If I’ve said it once, I’ve said it a thousand times: I have a love/hate relationship with The New York Times. Its aloof, elitist tone dings my psyche like a supermarket shopping cart and renders my self-esteem a pockmarked jalopy. That’s the hate part, by the way.
Now here’s the love part. Last week, The Times published two articles that should give independent hyperlocalists new hope in competing with the local Patch outlet, soon to be governed by the Google-savvy Arianna Huffington.
Both articles discuss search engine optimization (SEO), the internet voodoo that boosts a website’s prominence in search results. It’s the bread and butter of The Huffington Post, why AOL coughed up $315 million — most of it cash money — to buy the current-events blog, and why Huffington is getting paid $4 million annually to run Patch and AOL’s other content-generating properties.
SEO is often associated with what I call the bieberfication of journalism: the monetization of current events, though not necessarily of news. For example, The Huffington Post monitors the web for popular search-engine queries — tween heartthrob Justin Bieber is hot shit these days — and then generates content around that subject. A tell-tale headline, copy chock full of key words, and a fine-tuned URL bump The Post’s article to the top of search results, thus increasing its page views and advertising revenue.
Patch sites are likely to follow Huffington’s modus operandi, loading their sites with juicy content for the search engine spiders. That means articles with “accident,” “shooting,” “fire” and other sensational topics as key words. After all, how many hits can “local zoning laws” squeeze out of a Google search?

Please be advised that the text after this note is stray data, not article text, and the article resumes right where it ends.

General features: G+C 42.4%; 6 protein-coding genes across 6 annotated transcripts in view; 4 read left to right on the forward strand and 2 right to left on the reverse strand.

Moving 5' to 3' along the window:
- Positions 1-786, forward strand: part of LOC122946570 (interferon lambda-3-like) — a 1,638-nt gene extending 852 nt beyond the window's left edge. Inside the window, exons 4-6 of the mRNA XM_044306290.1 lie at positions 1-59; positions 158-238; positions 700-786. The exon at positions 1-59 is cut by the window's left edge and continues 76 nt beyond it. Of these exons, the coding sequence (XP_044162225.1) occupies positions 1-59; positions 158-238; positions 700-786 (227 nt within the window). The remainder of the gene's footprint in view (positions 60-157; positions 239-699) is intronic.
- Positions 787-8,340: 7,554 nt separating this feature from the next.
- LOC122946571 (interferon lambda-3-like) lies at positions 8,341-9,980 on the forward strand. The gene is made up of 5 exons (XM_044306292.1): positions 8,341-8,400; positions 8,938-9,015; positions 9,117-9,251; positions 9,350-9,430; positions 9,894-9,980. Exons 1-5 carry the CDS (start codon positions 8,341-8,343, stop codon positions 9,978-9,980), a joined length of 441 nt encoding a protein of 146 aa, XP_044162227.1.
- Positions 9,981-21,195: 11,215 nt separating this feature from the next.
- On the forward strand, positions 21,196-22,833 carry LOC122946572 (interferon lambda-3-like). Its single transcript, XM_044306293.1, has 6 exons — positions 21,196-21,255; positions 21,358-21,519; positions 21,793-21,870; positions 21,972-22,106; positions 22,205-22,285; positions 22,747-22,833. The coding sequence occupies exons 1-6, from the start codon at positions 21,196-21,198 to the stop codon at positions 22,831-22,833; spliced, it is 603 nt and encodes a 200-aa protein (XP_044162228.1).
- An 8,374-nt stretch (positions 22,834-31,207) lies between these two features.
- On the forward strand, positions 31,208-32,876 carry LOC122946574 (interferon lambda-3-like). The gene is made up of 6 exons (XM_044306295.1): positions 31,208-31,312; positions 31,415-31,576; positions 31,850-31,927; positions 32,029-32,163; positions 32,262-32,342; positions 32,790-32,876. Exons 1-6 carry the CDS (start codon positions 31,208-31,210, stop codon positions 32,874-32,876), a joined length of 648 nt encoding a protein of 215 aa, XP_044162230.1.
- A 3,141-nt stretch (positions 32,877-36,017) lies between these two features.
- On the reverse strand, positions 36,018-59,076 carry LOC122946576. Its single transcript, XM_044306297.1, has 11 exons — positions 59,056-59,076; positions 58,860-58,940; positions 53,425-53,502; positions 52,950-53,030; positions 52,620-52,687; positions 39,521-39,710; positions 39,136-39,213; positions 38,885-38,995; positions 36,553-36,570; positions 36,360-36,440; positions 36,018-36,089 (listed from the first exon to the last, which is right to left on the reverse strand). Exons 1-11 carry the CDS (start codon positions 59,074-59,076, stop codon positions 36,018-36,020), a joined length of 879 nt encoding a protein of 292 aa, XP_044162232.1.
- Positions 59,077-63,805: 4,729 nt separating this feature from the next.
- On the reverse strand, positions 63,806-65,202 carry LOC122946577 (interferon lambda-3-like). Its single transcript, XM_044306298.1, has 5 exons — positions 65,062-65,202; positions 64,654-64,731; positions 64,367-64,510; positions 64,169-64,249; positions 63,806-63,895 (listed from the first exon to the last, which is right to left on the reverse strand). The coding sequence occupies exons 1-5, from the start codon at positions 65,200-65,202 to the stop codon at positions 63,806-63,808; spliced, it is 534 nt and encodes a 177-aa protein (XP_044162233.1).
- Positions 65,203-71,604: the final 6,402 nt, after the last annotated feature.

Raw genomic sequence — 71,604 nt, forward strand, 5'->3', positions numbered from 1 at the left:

But just as Patch can score high with those words, so can independent hyperlocalists. Loading key words into an article’s headline, lede and URL (if possible) can improve its standing against Patch in search engine results. After that, it’s up to the hyperlocalist’s writing, reporting skills and rapport with the audience to cash in on that search result and convert the incidental visitor into a regular reader.
Another SEO trick — this one pulled by retailer JC Penney — is to link and be linked to other websites, even unrelated or abandoned sites, The Times reported. More than 2,000 websites linked to the JC Penney home page, thus boosting its standing in search results for dresses, bedding, area rugs and other assorted stuff. Google considers this practice verboten and can knock a website off its spiders’ radar as punishment, but it’s still done. (Reps for the JC Penney Co. deny any chicanery.)
Hyperlocalists can work this angle by linking to area blogs and regional news sites, and hope that these sites will reciprocate. They can also leave comments on other sites and include a link back to their own. Ideally, these comments will add to the online conversation and not just serve as obvious (and obnoxious) self-promotion. A thoughtful and intelligent comment can attract more readers to a hyperlocalist’s site, whether or not the link optimizes search-engine standing.
While SEO draws readers to a website, quality content ultimately keeps readers (and advertisers) coming back for more. And it’s that quality that keeps an anxious Arianna Huffington awake at night.
Photo of Arianna Huffington courtesy of The New York Times.